Letters to the Editor Sept. 18, 2019: So many wrongs need righting, but are we right about what’s wrong?

Clamor for solar

When I saw the picture in your paper of tPGE consumed all of page 5 (Union, Sept. 4) alerting their customers (us) of impending Public Safety Power Shutoffs (PSPS) to reduce the risk and damages from transmission line wildfires. 

Their only recommendation for emergency electricity production is an operable gas generator.

Is generating tons of GHGs a rational response in our climate crisis? What about solar photovoltaics?

Cities all over are implementing rooftop solar and onsite solar powered minigrids, including resilience hubs where inadequately sheltered people can find solar powered refuge. People dependent on uninterrupted electricity for health reasons could be secure with just a few panels and batteries, or an EV that can act as one. Neighbors and neighborhoods are sharing solar power from sunny to shady spots. The technology is available and so are financial incentives.

Why aren’t PGE, the county, RCEA, social services, and enviro groups like 350.org clamoring for distributed solar electricity production so that we are resilient during emergencies that shut down the grid? 

For example, The East Bay Community Energy Board of Directors “…approved $5.1 Million dollars for the coming year for implementing the Local Development Business Plan —Alameda County’s groundbreaking local Green New Deal. This plan includes programs and projects that benefit East Bay communities by investing in local renewable energy resources, reducing our energy footprint, providing local clean energy jobs, promoting social justice, and incentivizing community projects.” 

HSU’s solar map is effectively an advertisement for our solar potential: midcdmz.nrel.gov/apps/calendar.pl?site=HSU;year=2019;month=8, which is why Schatz Energy can install a 2.5MW microgrid at our foggiest airport in the world.

Perhaps the county’s singular focus on feeding the grid with utility scale onshore windpower detracts from what we really need?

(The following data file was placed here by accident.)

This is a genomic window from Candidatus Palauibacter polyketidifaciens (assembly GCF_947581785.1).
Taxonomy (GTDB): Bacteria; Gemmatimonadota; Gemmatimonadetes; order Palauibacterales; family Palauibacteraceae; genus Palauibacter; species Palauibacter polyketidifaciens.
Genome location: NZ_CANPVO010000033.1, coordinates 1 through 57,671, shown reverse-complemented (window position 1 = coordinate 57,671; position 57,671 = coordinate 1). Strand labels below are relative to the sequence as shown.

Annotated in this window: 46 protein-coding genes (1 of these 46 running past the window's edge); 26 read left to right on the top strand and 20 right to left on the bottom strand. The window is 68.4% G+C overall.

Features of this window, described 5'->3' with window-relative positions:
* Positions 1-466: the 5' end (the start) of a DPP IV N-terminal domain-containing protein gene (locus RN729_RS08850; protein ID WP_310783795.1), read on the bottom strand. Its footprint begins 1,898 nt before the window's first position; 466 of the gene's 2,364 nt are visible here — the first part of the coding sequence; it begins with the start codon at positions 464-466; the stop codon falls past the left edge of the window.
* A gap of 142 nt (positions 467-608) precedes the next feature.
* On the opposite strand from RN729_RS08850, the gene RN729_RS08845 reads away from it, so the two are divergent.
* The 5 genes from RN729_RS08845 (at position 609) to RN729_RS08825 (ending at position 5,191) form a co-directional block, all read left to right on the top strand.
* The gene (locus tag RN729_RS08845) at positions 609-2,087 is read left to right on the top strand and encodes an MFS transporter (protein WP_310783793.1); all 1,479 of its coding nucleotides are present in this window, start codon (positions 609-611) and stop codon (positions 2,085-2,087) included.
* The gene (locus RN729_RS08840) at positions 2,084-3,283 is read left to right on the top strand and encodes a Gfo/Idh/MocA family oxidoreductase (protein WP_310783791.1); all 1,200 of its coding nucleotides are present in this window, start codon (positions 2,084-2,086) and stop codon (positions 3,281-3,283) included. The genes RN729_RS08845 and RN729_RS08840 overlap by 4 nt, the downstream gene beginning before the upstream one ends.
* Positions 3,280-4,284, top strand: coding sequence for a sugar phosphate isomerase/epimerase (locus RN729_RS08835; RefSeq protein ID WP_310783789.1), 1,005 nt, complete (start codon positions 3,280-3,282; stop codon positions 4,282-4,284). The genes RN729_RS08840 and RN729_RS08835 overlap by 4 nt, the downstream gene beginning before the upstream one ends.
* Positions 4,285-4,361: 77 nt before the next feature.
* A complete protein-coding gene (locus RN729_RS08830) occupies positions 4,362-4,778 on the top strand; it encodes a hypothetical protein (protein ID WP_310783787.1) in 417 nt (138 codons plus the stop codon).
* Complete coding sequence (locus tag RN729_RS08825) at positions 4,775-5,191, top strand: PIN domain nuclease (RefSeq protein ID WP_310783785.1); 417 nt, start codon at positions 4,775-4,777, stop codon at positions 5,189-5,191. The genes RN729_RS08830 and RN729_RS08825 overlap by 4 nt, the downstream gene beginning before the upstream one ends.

Ken Miller

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Trail CEQA underway

Along with our Northern California Horseman’s Association my wife and I hosted fund raisers in support of the Arcata Ridge trail. We raised over $12,000 and looked forward to using and seeing others enjoy this trail. 

However, over the course of the last nine years Arcata still has not developed an approved plan for the connection between the Arcata section and the Sunny Brea section over the county’s Fickle Hill Road. Those plans will need to account for public health and safety including proper signage.

 City and county staff are aware of the many legitimate safety concerns related to putting trail users onto a mile and a half of a very narrow and dangerous county road. With no plan or authorization, the City has built and actively encourages use of this essentially illegal trail. This radically increases the liability risk should someone get hurt or killed. If such a tragedy were to happen, we can say goodbye to this trail. 

 We reasonably expected the City would obtain the required authorizations and meet its environmental review obligations. Instead, City staff hired CCC crews to cut down trees, hack away at brush and dig into a very steep hillside during the middle of a very wet winter. No notice. No plan. No erosion control.